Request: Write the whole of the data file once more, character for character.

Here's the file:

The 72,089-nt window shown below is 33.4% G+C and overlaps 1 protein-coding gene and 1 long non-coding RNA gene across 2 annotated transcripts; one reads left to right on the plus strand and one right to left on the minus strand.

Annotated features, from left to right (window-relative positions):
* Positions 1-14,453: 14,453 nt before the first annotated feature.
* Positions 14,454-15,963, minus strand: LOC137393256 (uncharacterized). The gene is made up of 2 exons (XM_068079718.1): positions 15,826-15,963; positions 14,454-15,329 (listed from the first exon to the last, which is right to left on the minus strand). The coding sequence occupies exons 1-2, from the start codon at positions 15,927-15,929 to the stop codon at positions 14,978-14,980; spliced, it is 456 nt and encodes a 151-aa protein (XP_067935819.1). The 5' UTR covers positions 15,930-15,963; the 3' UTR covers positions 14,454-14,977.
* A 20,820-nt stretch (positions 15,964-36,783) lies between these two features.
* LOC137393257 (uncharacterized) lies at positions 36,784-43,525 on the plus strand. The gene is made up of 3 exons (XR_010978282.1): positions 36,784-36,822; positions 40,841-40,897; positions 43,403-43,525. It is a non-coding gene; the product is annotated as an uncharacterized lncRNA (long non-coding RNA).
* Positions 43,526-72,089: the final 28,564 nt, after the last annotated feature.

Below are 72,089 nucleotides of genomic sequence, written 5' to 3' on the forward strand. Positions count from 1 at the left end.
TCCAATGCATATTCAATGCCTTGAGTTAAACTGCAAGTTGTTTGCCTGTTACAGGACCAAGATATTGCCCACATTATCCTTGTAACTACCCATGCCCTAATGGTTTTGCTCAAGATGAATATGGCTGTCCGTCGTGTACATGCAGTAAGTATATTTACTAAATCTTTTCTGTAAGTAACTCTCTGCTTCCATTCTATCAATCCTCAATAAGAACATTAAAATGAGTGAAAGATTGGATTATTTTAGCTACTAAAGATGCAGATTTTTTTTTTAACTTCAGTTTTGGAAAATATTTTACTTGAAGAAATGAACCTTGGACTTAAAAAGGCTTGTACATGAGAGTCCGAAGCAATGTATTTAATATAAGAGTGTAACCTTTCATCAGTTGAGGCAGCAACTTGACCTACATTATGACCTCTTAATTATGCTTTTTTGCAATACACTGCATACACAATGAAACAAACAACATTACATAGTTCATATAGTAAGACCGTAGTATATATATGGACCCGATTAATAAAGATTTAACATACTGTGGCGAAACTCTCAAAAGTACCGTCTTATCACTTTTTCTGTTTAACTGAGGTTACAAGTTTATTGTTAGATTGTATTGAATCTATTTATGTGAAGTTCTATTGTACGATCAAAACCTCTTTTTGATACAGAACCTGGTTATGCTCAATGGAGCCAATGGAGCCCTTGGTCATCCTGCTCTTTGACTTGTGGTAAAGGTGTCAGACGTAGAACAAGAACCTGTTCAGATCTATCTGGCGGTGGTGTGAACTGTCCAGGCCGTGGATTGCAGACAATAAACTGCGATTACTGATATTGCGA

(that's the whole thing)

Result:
The 72,089-nt window shown below is 33.4% G+C and overlaps 1 protein-coding gene and 1 long non-coding RNA gene across 2 annotated transcripts; one reads left to right on the plus strand and one right to left on the minus strand.

Annotated features, from left to right (window-relative positions):
* Positions 1-14,453: 14,453 nt before the first annotated feature.
* Positions 14,454-15,963, minus strand: LOC137393256 (uncharacterized). The gene is made up of 2 exons (XM_068079718.1): positions 15,826-15,963; positions 14,454-15,329 (listed from the first exon to the last, which is right to left on the minus strand). The coding sequence occupies exons 1-2, from the start codon at positions 15,927-15,929 to the stop codon at positions 14,978-14,980; spliced, it is 456 nt and encodes a 151-aa protein (XP_067935819.1). The 5' UTR covers positions 15,930-15,963; the 3' UTR covers positions 14,454-14,977.
* A 20,820-nt stretch (positions 15,964-36,783) lies between these two features.
* LOC137393257 (uncharacterized) lies at positions 36,784-43,525 on the plus strand. The gene is made up of 3 exons (XR_010978282.1): positions 36,784-36,822; positions 40,841-40,897; positions 43,403-43,525. It is a non-coding gene; the product is annotated as an uncharacterized lncRNA (long non-coding RNA).
* Positions 43,526-72,089: the final 28,564 nt, after the last annotated feature.

Below are 72,089 nucleotides of genomic sequence, written 5' to 3' on the forward strand. Positions count from 1 at the left end.
TCCAATGCATATTCAATGCCTTGAGTTAAACTGCAAGTTGTTTGCCTGTTACAGGACCAAGATATTGCCCACATTATCCTTGTAACTACCCATGCCCTAATGGTTTTGCTCAAGATGAATATGGCTGTCCGTCGTGTACATGCAGTAAGTATATTTACTAAATCTTTTCTGTAAGTAACTCTCTGCTTCCATTCTATCAATCCTCAATAAGAACATTAAAATGAGTGAAAGATTGGATTATTTTAGCTACTAAAGATGCAGATTTTTTTTTTAACTTCAGTTTTGGAAAATATTTTACTTGAAGAAATGAACCTTGGACTTAAAAAGGCTTGTACATGAGAGTCCGAAGCAATGTATTTAATATAAGAGTGTAACCTTTCATCAGTTGAGGCAGCAACTTGACCTACATTATGACCTCTTAATTATGCTTTTTTGCAATACACTGCATACACAATGAAACAAACAACATTACATAGTTCATATAGTAAGACCGTAGTATATATATGGACCCGATTAATAAAGATTTAACATACTGTGGCGAAACTCTCAAAAGTACCGTCTTATCACTTTTTCTGTTTAACTGAGGTTACAAGTTTATTGTTAGATTGTATTGAATCTATTTATGTGAAGTTCTATTGTACGATCAAAACCTCTTTTTGATACAGAACCTGGTTATGCTCAATGGAGCCAATGGAGCCCTTGGTCATCCTGCTCTTTGACTTGTGGTAAAGGTGTCAGACGTAGAACAAGAACCTGTTCAGATCTATCTGGCGGTGGTGTGAACTGTCCAGGCCGTGGATTGCAGACAATAAACTGCGATTACTGATATTGCGA